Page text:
boyega star wars finn

John Boyega on Marvel, Star Wars, and Disrupting the Industry

Boyega continues his fight for a more equitable and inclusive Hollywood.

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Few actors speak truth to power like John Boyega. After skyrocketing to international fame as Finn in the Star Wars: The Force Awakens, Boyega was the target of racist vitriol from toxic fandom, with little in the way of studio support. As the trilogy continued, he found his role increasingly marginalized both onscreen and in advertising for the films. And while the historically racist playbook of Hollywood would have him be grateful for the opportunity despite his mistreatment, Boyega remains committed to speaking truth to power. In doing so, he is setting a new standard for Black actors and other marginalized performers.

In an interview with NPR Fresh Air guest interviewer Sam Sanders, Boyega discussed his relationship with Star Wars, the Marvel cinematic universe, and his future in the industry.

In response to his candid GQ interview where he described himself as “the only cast member whose experience of Star Wars was based on their race”, Boyega said, “Well, I think I wanted to discuss the elephant in the room that is easily dismissed sometimes, easily seen as a selfish act, a way to put the attention on you. I wanted to discuss an issue that I discussed with actors on set, an issue that I had discussed with, you know, professional individuals, you know, execs, producers who I’d meet, whether at award shows or meetings, who were noticing the same things I’d noticed.”

He also expounded on the importance of nuanced representation, and giving marginalized characters their own big heroic moments. It’s not enough to cast someone to check the diversity box: these roles must be given the same character development, attention, and screen time paid to their white colleagues. Boyega discussed Marvel’s push toward inclusivity, citing The Falcon and the Winter Soldier:

“The characters are only as good as the moments that you give them. When we talk about, you know, Captain America and him kind of facing off Thanos and his army, when you talk about these moments that are given to characters, it’s only because these moments are written by somebody. These moments are put in there on purpose to elevate characters.

We’ve got people now watching “Falcon And The Winter Soldier,” and a lot of people have been commenting about the elevation of Falcon’s character – right? – in the series and how they’ve really done well with bringing him up, which I also agree as well. You know, and we can see there is – that’s because you give characters these special moments, you know. But then what then happens when, you know, some moments feels like you’re being bypassed and it kind of goes for years and years and things pile on? Remember, there were so many different issues with the Chinese poster and, you know, the crescendo of that.”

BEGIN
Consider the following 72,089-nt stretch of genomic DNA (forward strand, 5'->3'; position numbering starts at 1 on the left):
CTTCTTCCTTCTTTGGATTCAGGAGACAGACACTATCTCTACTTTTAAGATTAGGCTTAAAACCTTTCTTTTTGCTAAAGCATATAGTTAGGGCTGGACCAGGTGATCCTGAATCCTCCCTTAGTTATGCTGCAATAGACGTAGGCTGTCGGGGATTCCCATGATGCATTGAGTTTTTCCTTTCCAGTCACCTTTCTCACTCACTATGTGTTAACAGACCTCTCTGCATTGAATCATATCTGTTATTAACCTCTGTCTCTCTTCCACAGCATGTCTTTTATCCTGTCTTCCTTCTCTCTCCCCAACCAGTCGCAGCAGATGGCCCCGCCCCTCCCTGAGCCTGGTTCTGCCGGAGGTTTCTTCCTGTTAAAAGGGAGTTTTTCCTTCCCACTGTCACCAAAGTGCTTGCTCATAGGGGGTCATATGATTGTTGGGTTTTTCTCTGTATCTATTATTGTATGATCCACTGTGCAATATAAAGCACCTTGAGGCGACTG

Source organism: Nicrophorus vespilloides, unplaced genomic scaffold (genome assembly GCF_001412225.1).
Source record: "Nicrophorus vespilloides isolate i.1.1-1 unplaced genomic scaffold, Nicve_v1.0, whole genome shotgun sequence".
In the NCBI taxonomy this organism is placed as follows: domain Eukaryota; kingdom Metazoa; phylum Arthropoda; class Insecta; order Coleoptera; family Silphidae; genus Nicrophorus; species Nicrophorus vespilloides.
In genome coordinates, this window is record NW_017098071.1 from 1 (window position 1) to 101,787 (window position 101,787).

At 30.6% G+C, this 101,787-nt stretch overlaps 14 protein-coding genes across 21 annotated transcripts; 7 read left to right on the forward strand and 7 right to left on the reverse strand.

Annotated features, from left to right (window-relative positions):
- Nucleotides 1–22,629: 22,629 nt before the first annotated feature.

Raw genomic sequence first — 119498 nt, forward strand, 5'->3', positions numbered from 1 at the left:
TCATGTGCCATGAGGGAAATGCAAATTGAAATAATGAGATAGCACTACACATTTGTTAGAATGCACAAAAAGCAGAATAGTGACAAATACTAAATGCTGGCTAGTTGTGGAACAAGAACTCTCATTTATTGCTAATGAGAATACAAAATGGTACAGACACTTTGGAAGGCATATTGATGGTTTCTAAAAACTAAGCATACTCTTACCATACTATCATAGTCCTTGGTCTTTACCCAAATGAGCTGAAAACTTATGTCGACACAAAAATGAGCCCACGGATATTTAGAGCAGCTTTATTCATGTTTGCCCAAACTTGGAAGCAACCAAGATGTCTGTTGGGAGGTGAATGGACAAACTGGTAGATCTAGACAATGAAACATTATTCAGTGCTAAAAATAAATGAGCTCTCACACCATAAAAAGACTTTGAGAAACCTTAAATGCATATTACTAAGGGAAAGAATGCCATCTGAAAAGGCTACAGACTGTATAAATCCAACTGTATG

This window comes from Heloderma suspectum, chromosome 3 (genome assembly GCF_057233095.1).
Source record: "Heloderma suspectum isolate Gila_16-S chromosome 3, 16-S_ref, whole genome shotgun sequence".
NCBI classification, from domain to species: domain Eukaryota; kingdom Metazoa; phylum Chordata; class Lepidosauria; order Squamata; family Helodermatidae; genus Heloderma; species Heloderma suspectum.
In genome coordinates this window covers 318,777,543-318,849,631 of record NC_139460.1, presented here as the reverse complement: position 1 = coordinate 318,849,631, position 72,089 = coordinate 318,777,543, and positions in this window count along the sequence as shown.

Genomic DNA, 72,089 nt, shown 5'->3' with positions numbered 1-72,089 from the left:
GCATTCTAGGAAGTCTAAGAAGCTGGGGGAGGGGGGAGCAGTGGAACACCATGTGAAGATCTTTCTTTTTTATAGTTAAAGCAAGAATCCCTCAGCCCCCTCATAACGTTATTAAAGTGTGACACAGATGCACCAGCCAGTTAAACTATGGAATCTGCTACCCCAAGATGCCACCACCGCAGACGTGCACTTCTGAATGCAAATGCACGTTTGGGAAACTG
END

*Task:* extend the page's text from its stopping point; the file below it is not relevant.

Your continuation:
Boyega also discussed the importance of prioritizing Black audiences, and the cultural impact of films like Black Panther, saying, “We’ve got to remember, man, like – come on, guys, man. Look at what we done, man, when we saw our people in Wakanda – look at what we done with those numbers. You know, not to say it was just us, but look at the way we poured into that just in a celebratory sense, in terms of our passion. We are the – we are an amazing fanbase. But it will be great to see that, you know, come to us as well.”

He also discussed how speaking out about his Star Wars experience empowered other Black actors to do the same. “I’m glad at the time I was able to say something about it. And then also, when that conversation is now out there, I’ve spoken to actors who have said, ‘Now we can make a reference, bro. You don’t understand. Now we can have a discussion with the director.’”

Between Boyega and Ray Fisher, it’s so important to see Black actors speaking truth to power and calling out the racism inherent in the film industry. In doing so, they inspire the next generation of performers to speak up and demand better, more equitable treatment.

(via NPR, image: Stuart C. Wilson/Getty Images)

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Author
Chelsea Steiner
Chelsea was born and raised in New Orleans, which explains her affinity for cheesy grits and Britney Spears. An pop culture journalist since 2012, her work has appeared on Autostraddle, AfterEllen, and more. Her beats include queer popular culture, film, television, republican clownery, and the unwavering belief that 'The Long Kiss Goodnight' is the greatest movie ever made. She currently resides in sunny Los Angeles, with her husband, 2 sons, and one poorly behaved rescue dog. She is a former roller derby girl and a black belt in Judo, so she is not to be trifled with. She loves the word “Jewess” and wishes more people used it to describe her.